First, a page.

Flannery O'Connor, Simone Weil, Writing, and the Crucifixion

By Desmond, John F. | Logos: A Journal of Catholic Thought and Culture, Winter 2010 | Go to article overview

Flannery O'Connor, Simone Weil, Writing, and the Crucifixion


Desmond, John F., Logos: A Journal of Catholic Thought and Culture


IN AN AGE when the prevailing literary aesthetic seems to emphasize the complete autonomy of the creative writer and the absolute value of self-expression, Flannery O'Connor and Simone Weil stand out as two radicals who believe that Jesus's crucifixion is the center of the writer's vocation and work. Though O'Connor and Weil differed greatly in cultural background, personality, intellect, artistry, and religious beliefs, both believed firmly in the Cross as the defining event of all human experience. The views they shared--and differed over--regarding the Crucifixion help shed light on O'Connor's view of the writer's vocation and on her stories. More broadly, a comparison of O'Connor and Weil shows how these two writers found in the Cross both a personal and an artistic answer to the prevailing nihilism of the age. (1)

Throughout her career, in her essays and letters, Flannery O'Connor had much to say about fiction-writing and the fiction writer. As is well known, she saw her fiction as intrinsically linked to the central mysteries of Christian redemption--the Incarnation, Crucifixion, and Resurrection of Jesus Christ. In her essay "The Fiction Writer and His Country," she stated her belief emphatically: "I see from the standpoint of Christian orthodoxy. This means that for me the meaning of life is centered in our Redemption by Christ and what I see in the world I see in its relation to that. I don't think that this is a position that can be taken halfway or one that is particularly easy in these times to make transparent in fiction." (2) Fiction-writing, in her view, is "very much an incarnational art," one that she linked directly to Jesus's redemptive act. "Christ didn't redeem us by a direct intellectual act, but became incarnate in human form, and he speaks to us now through the mediation of a visible Church. All this may seem a long way from the subject of fiction, but it is not, for the main concern of the fiction writer is with mystery as it is incarnated in human form" (Mystery 68, 176). Moreover, she believed that the mystery incarnated in fiction, like the mystery of the Incarnation, is beyond both the writer's and the reader's comprehension. In a letter to Betty Hester, O'Connor stated that "the writer doesn't have to understand, only produce. And what makes him produce is not having the experience but contemplating the experience, and contemplating it don't mean understanding it so much as understanding that he doesn't understand it." (3) Such an experience of mystery is persistently humbling for the writer.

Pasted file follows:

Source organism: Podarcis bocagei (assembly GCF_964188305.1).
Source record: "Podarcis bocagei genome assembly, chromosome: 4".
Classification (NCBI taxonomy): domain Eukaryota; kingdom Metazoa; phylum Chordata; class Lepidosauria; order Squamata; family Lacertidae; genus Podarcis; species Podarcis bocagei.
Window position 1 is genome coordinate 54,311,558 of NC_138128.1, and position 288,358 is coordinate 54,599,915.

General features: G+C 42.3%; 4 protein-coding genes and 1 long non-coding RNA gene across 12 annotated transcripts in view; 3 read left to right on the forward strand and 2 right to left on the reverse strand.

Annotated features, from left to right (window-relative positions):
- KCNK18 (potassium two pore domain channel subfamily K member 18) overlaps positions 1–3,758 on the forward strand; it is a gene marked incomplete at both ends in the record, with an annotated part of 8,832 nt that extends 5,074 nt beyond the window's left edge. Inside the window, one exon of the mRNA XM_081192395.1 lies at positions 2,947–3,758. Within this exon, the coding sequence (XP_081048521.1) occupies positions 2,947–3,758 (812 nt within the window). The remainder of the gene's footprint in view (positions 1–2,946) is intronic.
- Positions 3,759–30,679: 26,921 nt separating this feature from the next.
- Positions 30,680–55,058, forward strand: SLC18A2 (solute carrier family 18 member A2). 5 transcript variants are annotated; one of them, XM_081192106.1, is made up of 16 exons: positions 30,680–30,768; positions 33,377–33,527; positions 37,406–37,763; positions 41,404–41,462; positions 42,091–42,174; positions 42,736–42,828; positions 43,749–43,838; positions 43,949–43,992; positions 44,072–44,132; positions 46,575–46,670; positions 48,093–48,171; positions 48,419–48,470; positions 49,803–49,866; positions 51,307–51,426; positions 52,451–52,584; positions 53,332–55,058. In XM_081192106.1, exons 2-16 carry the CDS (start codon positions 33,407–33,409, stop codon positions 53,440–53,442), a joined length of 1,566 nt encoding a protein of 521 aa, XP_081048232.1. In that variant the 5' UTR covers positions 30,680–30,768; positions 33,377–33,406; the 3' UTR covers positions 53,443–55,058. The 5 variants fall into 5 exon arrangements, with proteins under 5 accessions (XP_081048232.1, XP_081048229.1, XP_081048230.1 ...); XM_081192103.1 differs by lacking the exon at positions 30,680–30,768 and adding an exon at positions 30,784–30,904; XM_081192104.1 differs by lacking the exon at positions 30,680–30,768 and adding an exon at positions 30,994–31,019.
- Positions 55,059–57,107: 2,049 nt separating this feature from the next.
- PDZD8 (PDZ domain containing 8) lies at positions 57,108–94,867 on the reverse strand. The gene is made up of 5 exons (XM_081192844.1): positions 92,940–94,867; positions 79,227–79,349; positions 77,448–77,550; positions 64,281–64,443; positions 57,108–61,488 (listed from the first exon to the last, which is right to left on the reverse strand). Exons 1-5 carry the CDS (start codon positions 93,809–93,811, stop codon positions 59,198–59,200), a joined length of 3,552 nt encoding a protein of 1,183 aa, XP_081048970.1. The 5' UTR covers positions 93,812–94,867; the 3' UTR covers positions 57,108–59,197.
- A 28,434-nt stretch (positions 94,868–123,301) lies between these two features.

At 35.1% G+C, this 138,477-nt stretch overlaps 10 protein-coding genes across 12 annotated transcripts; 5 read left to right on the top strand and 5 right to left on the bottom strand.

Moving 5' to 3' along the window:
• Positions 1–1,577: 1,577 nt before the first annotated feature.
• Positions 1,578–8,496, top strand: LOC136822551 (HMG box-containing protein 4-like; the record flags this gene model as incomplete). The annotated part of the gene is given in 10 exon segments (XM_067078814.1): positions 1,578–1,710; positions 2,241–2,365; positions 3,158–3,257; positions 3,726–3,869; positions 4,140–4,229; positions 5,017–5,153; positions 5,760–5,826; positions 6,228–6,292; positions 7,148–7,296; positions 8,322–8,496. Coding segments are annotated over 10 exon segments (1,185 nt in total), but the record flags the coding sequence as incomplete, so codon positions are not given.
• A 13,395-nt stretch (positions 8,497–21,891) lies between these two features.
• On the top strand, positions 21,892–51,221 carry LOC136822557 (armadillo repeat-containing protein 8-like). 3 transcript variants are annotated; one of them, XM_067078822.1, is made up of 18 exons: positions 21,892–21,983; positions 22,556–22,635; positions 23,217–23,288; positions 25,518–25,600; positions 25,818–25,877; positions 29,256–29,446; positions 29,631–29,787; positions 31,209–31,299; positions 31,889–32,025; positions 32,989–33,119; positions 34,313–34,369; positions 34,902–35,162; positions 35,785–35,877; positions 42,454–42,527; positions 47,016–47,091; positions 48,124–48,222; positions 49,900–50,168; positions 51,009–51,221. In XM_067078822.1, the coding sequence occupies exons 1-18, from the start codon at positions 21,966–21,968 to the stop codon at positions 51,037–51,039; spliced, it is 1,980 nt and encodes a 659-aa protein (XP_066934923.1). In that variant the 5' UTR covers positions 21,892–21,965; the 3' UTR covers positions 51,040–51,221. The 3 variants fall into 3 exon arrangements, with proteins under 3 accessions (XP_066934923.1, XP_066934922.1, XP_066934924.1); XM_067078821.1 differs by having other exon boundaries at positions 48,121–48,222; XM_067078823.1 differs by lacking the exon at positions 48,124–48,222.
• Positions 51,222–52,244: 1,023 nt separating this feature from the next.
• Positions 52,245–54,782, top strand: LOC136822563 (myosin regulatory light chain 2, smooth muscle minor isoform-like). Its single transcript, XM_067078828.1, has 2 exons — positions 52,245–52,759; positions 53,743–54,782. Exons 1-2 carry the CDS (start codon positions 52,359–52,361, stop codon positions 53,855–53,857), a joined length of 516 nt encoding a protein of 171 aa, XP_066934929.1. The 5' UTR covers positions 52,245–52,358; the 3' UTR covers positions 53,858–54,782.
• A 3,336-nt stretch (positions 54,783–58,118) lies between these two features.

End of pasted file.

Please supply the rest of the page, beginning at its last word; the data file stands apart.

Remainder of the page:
Speaking of the difficulties the Christian writer faces in an age hostile or indifferent to essential Christian belief, O'Connor was fond of quoting Francois Mauriac's advice: "Purify the source" (Mystery 149). In O'Connor's mind and in her work, purity and the process of purification were intimately connected to writing. We ask: what did Mauriac's advice to "purify the source" of writing mean to her? Linking Mauriac's call to "purify the source" of writing to O'Connor's affirmation of the Christian Incarnation and redemption as central to life's meaning and to fiction-writing, we can see that, for her, Christ is the "pure source" of writing. Therefore, to "purify the source" meant that the writer must purify her relationship to the crucified Christ. In other words, such a writer must suffer to produce a true work of art in a way analogous on the human level to the passion, death, and resurrection of Jesus.

For O'Connor, the most terrible single event in human history was the crucifixion of Jesus, when the purely innocent God, Truth incarnate, was murdered on the cross. As a writer she must choose, mutatis mutandis, to follow Jesus in his path of suffering in order to purify the source of her work. This is the terrible cost of writing, part of the cost of faith she found discussed by one of her favorite philosophers, Baron von Hugel. As O'Connor said, "Writing a novel is a terrible experience, during which the hair often falls out and the teeth decay. …

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